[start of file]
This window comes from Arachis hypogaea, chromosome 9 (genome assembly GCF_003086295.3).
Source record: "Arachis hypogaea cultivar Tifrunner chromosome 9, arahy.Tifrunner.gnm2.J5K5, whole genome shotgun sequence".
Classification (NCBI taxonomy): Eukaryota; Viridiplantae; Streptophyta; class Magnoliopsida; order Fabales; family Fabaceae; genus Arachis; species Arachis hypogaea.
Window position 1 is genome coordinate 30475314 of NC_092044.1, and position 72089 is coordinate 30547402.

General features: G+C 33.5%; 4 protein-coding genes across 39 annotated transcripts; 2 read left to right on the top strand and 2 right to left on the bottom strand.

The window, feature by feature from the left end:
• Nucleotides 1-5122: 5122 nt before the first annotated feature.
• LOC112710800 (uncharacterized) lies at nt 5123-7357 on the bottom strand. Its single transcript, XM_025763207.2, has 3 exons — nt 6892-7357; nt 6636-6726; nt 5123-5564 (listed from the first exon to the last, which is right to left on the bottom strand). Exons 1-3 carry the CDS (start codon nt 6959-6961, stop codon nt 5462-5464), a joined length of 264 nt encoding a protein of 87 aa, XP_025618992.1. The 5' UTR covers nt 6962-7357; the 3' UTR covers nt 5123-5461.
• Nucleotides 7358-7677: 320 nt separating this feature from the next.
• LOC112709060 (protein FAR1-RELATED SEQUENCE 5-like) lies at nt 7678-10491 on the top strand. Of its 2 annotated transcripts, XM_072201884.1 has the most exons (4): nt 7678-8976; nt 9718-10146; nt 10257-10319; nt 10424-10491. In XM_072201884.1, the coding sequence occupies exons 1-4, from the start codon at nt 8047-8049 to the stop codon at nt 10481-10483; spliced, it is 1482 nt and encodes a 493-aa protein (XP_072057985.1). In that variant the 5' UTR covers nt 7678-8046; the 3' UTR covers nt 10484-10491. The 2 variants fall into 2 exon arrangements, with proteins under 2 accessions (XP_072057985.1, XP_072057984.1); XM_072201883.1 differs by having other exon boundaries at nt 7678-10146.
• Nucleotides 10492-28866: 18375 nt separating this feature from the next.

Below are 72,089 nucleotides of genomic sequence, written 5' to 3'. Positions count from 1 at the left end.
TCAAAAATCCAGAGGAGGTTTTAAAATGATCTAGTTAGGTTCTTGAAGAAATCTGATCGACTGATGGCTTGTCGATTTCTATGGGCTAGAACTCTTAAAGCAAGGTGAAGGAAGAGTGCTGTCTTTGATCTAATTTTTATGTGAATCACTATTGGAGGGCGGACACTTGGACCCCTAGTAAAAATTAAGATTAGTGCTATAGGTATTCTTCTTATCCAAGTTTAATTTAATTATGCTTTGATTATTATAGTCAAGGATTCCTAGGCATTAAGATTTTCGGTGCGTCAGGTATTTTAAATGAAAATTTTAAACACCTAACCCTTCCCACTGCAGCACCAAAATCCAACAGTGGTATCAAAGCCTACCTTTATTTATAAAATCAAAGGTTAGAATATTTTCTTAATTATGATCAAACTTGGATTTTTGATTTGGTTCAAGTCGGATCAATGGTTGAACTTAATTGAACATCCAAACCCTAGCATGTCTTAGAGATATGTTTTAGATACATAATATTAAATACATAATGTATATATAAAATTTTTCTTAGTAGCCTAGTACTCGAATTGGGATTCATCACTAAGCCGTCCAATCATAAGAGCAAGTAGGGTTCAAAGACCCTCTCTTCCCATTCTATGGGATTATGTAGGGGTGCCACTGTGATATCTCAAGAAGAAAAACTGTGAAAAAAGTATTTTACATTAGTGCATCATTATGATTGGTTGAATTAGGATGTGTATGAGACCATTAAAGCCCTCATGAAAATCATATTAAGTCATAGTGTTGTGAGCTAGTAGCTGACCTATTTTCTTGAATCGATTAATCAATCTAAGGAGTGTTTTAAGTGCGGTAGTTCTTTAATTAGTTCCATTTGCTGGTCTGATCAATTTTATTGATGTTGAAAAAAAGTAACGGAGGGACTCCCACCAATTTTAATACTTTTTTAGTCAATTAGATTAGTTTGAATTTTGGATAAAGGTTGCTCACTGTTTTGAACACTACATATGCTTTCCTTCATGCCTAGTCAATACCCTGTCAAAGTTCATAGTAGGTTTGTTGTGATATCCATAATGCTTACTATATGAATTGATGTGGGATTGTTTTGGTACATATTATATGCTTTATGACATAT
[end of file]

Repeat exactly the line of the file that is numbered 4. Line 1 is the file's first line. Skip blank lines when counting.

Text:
Window position 1 is genome coordinate 30475314 of NC_092044.1, and position 72089 is coordinate 30547402.